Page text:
From the Brim of the Mountain I Find my Strength

Mt. Konocti, our own 4,300 foot volcano, is the focal point of California’s largest freshwater lake, known as Clearlake (the name is a little deceptive). The volcano has been dormant for 10,000 years but the landscape is alive and well. The Pomo Indians dominated this region for 11,000 years, until the onset of the white man, when disease and hardship nearly wiped them out. One Pomo legend claims the name Konocti means “mountain woman,” referring to the silhouette of the mountain, which resembles a woman lying horizontally. Recently trails to the summit have opened to the public, allowing access to the three peaks, orchard groves, Downen homestead, and the deep secrets of the mountain. It is a geological phenomenon. 

The rain that falls on Mt. Konocti never drains into the lake but is absorbed into the mountain. The Pomo’s thought the water drained into a series of underground caves, hidden within the mountain, with eyeless fish swimming in the darkness. Satellite imagery has determined that there is a large opening beneath the mountain although scuba divers have not been able to locate the underground caves. 

In 1903, Mary Downen of Lakeport, recently widowed, was seeking solitude. She took a horse to the top of the mountain and decided to stay. Mary built a one room cabin on a peaceful glade, which is still standing, and at 2:00 p.m. each day she would signal her family in Lakeport with a mirror.  

Larry decides we are going to conquer the mountain today, so I lace up my tennis shoes, and we head to Kelseyville. I start out with a positive attitude, smiling, sipping water from my bottle, enjoying the voluptuous views. I force Larry to participate in a few selfies, but it’s a hot day, and with each step my attitude drains like a slow leak. After hiking for what seemed like hours, I think I might not make it to the first section, an open bluff with restrooms, and picnic table. When they came into view I cheered.
This is when you have to decide which of the three peaks you want to explore and continue climbing towards. I vote for the closest and advise Larry not to mess with me. My legs are shaking, I think I might have heat stroke, and I am no longer able to talk. I know, major crisis, but Larry seems unaffected. I melodramatically drag my ass up the last fifty feet of this God forsaken mountain, sucking down my water at an alarming rate, and collapse on the bench at the top of the world.  Like Mary Downen, I decide to stay, just build me a freaking cabin, because I am done. Now Larry wants to take a selfie, I have just enough energy to offer up the universal sign of irritation, he seems amused. From the brim of this majestic mountain I slowly regain my strength, as my breathing returns to normal, so do I, and since Larry refuses to carry me, I attempt a dignified descent down the mountain.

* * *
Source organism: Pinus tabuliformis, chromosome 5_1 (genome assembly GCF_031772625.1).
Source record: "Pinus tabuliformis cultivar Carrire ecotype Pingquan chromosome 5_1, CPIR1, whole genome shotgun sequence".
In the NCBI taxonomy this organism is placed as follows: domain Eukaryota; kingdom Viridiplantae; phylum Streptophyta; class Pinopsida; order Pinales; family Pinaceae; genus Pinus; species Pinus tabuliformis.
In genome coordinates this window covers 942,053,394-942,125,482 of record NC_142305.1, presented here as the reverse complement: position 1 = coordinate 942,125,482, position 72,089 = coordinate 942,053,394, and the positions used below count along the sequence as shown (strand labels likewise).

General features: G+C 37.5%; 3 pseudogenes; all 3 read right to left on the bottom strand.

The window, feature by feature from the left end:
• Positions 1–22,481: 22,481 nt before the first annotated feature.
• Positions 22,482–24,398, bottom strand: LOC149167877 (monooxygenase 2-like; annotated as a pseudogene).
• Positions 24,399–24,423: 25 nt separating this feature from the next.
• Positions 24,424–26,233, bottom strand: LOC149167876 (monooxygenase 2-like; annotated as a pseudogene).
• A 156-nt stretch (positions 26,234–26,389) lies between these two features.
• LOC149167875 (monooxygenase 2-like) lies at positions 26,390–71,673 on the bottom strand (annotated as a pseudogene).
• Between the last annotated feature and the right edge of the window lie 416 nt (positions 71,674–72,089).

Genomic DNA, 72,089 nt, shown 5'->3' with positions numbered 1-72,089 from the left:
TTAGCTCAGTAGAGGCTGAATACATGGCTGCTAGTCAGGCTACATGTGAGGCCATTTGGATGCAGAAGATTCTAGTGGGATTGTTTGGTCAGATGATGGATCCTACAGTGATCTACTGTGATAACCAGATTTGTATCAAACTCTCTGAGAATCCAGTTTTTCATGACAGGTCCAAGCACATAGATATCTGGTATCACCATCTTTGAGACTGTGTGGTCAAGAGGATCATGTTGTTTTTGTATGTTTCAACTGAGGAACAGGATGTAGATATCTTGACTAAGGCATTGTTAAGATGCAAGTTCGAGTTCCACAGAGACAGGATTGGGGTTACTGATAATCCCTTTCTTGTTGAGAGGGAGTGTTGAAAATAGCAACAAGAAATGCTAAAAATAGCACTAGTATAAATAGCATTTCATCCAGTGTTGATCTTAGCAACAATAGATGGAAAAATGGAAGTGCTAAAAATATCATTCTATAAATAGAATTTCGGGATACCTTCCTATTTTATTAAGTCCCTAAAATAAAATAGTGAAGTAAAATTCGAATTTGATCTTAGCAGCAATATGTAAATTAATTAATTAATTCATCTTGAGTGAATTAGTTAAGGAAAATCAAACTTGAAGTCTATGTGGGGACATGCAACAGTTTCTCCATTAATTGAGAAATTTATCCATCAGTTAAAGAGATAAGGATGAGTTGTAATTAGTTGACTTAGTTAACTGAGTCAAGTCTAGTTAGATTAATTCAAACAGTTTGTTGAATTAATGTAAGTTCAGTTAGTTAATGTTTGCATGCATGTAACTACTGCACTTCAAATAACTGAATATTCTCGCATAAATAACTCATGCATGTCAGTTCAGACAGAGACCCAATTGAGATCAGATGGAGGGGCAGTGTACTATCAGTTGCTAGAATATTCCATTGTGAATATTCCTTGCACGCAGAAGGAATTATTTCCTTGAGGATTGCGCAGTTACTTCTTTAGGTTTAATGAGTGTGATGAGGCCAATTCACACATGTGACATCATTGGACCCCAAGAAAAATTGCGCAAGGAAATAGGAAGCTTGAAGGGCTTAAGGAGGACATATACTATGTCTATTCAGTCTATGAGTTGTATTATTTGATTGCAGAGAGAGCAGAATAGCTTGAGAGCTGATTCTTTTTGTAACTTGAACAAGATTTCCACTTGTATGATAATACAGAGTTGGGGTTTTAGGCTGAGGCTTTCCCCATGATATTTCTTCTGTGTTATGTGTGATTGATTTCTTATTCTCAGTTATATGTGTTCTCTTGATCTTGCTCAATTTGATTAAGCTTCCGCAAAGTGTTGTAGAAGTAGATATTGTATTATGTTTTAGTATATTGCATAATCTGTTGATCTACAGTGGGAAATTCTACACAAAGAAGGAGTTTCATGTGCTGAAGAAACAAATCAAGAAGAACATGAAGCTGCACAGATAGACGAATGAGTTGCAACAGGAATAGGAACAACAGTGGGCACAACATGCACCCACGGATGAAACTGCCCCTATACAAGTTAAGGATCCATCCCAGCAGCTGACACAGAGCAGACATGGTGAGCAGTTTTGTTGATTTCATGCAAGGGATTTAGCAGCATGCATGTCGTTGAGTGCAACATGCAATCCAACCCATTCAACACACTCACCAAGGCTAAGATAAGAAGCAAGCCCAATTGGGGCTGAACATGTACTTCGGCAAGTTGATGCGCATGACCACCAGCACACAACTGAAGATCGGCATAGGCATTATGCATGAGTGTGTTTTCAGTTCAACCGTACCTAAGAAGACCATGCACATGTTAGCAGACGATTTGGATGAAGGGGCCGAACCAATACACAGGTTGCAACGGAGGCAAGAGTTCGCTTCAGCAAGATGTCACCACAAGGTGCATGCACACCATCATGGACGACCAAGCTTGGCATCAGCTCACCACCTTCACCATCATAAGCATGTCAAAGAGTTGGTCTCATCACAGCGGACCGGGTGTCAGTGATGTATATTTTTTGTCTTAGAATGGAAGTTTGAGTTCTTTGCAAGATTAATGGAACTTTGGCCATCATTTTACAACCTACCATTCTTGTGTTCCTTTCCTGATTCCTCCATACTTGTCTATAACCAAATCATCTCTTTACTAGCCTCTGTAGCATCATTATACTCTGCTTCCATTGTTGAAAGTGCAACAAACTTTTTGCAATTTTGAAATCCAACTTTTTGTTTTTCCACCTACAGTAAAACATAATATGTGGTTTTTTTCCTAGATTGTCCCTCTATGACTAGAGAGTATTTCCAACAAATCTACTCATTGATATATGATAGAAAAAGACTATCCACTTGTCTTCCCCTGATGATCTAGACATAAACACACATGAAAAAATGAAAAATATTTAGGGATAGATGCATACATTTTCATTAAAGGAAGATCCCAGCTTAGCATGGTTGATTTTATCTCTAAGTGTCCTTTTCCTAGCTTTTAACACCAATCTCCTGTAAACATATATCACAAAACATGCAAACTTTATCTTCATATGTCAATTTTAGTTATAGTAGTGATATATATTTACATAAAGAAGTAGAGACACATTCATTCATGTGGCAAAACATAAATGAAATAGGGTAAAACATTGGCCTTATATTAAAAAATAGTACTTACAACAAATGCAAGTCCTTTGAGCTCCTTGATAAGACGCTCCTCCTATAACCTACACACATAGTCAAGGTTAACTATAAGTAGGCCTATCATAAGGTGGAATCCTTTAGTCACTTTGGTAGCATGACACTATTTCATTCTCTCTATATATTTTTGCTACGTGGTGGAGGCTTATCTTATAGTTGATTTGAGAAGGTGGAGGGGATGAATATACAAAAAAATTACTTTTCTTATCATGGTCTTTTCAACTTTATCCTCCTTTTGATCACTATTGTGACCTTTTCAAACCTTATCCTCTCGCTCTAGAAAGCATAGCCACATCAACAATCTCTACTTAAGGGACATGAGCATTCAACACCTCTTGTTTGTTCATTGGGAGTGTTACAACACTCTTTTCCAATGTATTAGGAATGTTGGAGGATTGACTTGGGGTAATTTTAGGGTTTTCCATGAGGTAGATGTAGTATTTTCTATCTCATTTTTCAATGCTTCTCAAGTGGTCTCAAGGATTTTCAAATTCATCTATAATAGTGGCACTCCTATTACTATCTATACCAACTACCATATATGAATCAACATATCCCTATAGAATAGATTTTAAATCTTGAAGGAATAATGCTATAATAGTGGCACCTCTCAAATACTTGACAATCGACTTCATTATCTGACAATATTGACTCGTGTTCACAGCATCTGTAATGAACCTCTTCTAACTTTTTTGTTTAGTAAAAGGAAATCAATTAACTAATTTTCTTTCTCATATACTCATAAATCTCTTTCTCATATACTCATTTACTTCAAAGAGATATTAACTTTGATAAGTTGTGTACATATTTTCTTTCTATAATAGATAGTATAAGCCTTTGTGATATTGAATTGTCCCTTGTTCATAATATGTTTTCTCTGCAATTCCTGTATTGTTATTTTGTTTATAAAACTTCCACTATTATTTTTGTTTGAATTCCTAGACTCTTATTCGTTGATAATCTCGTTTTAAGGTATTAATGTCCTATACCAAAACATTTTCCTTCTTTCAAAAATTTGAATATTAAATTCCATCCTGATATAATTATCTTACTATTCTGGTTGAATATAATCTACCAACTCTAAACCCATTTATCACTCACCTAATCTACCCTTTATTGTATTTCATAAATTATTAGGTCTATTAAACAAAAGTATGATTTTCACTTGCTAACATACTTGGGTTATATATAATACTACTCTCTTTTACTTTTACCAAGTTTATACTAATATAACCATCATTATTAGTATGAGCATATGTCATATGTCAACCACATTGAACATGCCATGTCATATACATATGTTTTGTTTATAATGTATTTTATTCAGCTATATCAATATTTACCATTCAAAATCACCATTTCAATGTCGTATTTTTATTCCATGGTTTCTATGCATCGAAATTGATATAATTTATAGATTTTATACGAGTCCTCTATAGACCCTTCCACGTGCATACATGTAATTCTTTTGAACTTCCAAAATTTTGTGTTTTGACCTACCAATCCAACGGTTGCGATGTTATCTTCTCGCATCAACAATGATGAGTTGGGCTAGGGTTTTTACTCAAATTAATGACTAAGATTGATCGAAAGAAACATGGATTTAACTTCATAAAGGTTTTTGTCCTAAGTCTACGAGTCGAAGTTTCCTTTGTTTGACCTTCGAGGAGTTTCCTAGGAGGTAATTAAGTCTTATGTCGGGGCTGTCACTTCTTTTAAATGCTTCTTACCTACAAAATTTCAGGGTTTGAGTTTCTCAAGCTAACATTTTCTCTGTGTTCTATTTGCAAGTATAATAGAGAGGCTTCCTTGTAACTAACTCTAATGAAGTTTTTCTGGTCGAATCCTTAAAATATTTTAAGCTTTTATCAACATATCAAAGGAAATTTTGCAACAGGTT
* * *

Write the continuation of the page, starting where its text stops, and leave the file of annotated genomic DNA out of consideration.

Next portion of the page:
My thoughts turn to Mary Downen, her solitude, and the grit it took to live up here all alone. What did she do all day? Did she read, write, or just wrestle with her thoughts? Like me, I think Mary found her strength on the brim of this mysterious mountain, and wanted to live close to the source.  You’ll be happy to know I made it to the car. We stopped for margaritas in Lakeport around 2:00 p.m., I don’t know why but my eyes search the mountain for Mary’s signal. All I see is Mt. Konocti reflected on the glassy surface of the lake. 

If you enjoyed this posting you might also enjoy:  She Told Me I could Fly or another at Living in the Gap

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